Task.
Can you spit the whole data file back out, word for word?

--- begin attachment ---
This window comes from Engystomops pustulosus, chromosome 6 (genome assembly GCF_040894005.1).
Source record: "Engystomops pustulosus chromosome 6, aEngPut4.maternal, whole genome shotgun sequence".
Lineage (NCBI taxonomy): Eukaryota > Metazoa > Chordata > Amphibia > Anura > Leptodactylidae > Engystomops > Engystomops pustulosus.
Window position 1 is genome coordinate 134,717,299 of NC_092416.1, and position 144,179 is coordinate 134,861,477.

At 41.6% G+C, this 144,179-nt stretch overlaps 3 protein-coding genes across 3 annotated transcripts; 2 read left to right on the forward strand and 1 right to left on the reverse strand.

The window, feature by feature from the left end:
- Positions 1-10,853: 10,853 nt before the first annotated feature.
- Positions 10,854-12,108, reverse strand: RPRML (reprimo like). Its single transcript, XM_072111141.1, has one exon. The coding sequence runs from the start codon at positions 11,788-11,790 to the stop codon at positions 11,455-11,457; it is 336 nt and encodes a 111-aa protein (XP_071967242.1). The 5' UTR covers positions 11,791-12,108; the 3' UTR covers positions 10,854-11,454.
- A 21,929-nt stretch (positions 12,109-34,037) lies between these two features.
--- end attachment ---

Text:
This window comes from Engystomops pustulosus, chromosome 6 (genome assembly GCF_040894005.1).
Source record: "Engystomops pustulosus chromosome 6, aEngPut4.maternal, whole genome shotgun sequence".
Lineage (NCBI taxonomy): Eukaryota > Metazoa > Chordata > Amphibia > Anura > Leptodactylidae > Engystomops > Engystomops pustulosus.
Window position 1 is genome coordinate 134,717,299 of NC_092416.1, and position 144,179 is coordinate 134,861,477.

At 41.6% G+C, this 144,179-nt stretch overlaps 3 protein-coding genes across 3 annotated transcripts; 2 read left to right on the forward strand and 1 right to left on the reverse strand.

The window, feature by feature from the left end:
- Positions 1-10,853: 10,853 nt before the first annotated feature.
- Positions 10,854-12,108, reverse strand: RPRML (reprimo like). Its single transcript, XM_072111141.1, has one exon. The coding sequence runs from the start codon at positions 11,788-11,790 to the stop codon at positions 11,455-11,457; it is 336 nt and encodes a 111-aa protein (XP_071967242.1). The 5' UTR covers positions 11,791-12,108; the 3' UTR covers positions 10,854-11,454.
- A 21,929-nt stretch (positions 12,109-34,037) lies between these two features.